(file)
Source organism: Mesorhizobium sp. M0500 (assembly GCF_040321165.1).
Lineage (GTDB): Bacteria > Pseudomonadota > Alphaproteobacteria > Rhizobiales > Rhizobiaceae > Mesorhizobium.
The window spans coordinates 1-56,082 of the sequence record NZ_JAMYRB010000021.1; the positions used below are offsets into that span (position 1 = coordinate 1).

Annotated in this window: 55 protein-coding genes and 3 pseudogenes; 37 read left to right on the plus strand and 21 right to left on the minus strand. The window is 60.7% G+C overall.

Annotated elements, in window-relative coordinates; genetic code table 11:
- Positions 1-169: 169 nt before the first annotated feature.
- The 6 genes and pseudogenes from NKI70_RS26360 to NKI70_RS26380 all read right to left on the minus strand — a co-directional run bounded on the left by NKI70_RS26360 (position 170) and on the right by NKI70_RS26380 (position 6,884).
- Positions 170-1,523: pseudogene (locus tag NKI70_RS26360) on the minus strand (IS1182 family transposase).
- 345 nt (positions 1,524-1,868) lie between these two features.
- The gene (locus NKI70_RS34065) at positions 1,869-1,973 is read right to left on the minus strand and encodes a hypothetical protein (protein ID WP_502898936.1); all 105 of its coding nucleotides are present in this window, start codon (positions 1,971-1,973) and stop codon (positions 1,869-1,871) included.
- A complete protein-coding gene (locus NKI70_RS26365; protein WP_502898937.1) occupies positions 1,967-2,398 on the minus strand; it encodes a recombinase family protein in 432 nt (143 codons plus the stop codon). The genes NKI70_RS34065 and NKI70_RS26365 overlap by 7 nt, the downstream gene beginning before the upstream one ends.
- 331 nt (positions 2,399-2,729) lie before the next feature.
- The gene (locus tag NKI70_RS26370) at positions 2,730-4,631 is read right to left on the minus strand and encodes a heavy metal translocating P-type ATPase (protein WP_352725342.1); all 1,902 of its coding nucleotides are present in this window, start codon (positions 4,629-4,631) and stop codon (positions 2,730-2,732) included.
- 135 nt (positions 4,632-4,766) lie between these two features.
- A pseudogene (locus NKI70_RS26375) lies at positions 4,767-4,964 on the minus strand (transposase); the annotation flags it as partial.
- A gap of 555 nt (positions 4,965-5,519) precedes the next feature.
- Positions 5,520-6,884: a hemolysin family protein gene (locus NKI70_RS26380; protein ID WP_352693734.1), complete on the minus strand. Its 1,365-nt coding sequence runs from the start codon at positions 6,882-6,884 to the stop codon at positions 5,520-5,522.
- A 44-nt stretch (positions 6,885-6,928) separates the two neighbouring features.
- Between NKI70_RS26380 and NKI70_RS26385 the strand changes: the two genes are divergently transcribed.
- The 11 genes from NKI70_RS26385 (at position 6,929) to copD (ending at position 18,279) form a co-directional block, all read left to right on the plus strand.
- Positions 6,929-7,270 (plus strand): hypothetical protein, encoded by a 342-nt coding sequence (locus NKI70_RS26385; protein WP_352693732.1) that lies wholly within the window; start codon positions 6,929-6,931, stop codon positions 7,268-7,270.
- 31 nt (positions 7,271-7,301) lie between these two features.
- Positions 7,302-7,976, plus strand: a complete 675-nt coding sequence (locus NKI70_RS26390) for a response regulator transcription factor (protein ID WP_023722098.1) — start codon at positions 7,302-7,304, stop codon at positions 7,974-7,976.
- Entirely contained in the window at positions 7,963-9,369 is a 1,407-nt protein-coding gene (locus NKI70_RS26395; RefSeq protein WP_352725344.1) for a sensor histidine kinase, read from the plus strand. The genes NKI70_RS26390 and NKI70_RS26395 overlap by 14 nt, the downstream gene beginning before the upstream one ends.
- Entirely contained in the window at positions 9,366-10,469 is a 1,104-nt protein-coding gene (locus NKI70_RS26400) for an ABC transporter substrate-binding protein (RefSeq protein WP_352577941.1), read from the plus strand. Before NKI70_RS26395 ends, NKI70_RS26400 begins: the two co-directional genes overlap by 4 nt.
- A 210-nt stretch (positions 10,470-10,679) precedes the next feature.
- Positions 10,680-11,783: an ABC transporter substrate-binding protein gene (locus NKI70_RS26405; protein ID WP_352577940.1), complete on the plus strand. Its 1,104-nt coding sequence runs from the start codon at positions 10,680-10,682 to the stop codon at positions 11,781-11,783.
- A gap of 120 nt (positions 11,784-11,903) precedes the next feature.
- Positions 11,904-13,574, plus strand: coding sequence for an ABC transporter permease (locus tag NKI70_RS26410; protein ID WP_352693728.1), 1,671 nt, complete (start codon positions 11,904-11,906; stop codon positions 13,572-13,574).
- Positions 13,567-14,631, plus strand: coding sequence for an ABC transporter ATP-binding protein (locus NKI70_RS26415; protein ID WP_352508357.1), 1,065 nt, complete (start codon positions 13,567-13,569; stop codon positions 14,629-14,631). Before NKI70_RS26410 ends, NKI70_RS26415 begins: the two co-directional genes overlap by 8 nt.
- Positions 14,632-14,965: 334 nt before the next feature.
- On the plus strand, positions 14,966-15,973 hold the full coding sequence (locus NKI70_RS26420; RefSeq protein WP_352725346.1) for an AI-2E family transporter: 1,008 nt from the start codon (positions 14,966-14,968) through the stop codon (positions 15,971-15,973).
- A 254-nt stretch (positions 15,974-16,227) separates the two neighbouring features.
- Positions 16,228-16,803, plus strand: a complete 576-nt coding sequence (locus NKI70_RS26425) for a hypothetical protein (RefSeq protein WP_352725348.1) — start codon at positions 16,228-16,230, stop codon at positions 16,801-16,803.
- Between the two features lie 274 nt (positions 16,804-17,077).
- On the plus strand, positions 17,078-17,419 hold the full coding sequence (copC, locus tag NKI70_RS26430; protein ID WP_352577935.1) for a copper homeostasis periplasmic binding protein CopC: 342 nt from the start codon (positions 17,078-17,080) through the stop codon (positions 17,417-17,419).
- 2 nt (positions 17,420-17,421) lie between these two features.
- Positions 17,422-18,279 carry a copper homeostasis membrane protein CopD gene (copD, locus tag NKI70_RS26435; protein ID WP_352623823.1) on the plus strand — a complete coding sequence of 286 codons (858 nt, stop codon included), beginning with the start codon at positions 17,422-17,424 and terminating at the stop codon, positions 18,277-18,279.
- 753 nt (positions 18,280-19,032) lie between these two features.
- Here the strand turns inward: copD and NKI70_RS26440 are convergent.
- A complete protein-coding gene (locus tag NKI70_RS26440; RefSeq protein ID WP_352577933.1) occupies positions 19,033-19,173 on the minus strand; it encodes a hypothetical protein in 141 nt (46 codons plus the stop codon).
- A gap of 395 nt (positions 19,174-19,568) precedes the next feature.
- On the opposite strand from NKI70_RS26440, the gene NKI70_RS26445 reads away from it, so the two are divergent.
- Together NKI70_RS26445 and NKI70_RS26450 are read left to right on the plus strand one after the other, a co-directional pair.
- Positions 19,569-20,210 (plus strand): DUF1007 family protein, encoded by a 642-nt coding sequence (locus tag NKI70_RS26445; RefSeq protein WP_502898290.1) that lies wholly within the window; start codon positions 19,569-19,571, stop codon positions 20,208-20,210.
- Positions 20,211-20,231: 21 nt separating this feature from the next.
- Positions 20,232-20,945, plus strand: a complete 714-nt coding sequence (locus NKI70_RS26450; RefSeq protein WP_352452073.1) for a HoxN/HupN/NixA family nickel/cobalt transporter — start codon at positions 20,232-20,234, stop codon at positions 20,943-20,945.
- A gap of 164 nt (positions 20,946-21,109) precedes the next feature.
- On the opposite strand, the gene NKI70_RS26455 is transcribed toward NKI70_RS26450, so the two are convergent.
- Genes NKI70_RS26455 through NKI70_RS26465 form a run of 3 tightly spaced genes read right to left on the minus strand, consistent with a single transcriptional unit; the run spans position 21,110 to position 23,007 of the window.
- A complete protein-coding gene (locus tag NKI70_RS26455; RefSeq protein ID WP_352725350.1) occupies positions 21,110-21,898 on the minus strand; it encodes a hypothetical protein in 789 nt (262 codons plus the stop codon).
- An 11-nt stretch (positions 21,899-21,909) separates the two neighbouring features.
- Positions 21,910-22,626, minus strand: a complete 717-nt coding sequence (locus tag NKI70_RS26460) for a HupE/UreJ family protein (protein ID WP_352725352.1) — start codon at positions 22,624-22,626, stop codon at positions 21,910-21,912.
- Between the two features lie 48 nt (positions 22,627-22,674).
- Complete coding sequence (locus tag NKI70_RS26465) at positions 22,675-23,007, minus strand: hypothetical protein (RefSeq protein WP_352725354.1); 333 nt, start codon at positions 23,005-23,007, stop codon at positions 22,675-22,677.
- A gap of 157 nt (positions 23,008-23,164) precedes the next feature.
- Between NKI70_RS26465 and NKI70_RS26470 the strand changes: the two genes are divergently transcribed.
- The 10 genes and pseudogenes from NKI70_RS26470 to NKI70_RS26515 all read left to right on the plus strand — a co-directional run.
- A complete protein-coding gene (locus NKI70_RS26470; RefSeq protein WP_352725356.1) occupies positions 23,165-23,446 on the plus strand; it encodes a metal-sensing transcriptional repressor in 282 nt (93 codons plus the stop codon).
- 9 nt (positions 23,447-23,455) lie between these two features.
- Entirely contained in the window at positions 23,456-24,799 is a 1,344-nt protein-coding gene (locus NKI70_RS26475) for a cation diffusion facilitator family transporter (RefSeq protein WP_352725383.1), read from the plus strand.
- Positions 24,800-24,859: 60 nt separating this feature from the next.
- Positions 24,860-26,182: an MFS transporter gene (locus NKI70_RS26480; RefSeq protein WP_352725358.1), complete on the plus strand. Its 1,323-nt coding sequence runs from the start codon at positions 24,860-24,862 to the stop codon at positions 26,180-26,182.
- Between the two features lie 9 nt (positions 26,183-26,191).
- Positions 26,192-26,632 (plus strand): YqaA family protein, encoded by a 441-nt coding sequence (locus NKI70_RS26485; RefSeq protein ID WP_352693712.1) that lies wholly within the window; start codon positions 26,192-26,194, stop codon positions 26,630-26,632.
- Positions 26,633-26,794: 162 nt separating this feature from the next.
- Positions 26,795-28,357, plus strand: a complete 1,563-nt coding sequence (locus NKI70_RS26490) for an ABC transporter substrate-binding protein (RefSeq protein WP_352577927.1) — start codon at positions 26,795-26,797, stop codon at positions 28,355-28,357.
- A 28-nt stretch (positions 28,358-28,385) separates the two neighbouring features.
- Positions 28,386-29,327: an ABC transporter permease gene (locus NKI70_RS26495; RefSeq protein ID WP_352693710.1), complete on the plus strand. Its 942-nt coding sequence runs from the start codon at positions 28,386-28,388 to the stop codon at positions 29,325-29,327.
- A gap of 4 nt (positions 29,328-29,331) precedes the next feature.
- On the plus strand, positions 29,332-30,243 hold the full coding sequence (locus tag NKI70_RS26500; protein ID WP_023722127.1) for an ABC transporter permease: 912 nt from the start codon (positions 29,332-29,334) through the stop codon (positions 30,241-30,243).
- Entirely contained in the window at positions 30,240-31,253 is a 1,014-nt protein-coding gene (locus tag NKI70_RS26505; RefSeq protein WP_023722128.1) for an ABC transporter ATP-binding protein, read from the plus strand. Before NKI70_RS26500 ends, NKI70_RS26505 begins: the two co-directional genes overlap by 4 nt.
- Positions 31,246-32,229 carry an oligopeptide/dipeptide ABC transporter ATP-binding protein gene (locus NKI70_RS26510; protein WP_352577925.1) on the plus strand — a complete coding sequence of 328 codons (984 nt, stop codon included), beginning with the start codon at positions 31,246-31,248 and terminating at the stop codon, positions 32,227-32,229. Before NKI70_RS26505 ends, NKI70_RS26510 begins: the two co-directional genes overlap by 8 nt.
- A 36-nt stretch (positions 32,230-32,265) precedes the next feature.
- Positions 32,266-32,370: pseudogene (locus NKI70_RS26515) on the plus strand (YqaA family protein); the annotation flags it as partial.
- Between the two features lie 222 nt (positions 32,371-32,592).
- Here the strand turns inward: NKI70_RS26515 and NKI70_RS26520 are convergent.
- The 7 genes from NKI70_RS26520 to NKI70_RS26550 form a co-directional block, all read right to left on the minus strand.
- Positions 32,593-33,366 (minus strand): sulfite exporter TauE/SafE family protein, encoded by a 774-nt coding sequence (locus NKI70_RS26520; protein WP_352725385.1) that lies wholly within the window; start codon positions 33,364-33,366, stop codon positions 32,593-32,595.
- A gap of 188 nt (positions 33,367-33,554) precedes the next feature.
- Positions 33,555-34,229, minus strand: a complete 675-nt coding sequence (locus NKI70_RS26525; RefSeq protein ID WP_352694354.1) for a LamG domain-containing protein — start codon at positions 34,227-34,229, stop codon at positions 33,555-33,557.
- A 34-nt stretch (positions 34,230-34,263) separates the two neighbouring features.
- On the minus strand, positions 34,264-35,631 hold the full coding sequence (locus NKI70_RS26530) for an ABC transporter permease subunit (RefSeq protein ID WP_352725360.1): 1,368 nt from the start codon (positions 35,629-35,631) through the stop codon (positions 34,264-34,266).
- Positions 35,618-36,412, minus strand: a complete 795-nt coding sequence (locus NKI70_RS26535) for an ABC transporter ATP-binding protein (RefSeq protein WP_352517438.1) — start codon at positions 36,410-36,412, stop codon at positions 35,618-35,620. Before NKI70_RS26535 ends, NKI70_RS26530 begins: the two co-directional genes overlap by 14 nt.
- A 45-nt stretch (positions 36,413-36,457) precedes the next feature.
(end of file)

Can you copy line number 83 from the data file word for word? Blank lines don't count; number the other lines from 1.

- On the minus strand, positions 34,264-35,631 hold the full coding sequence (locus NKI70_RS26530) for an ABC transporter permease subunit (RefSeq protein ID WP_352725360.1): 1,368 nt from the start codon (positions 35,629-35,631) through the stop codon (positions 34,264-34,266).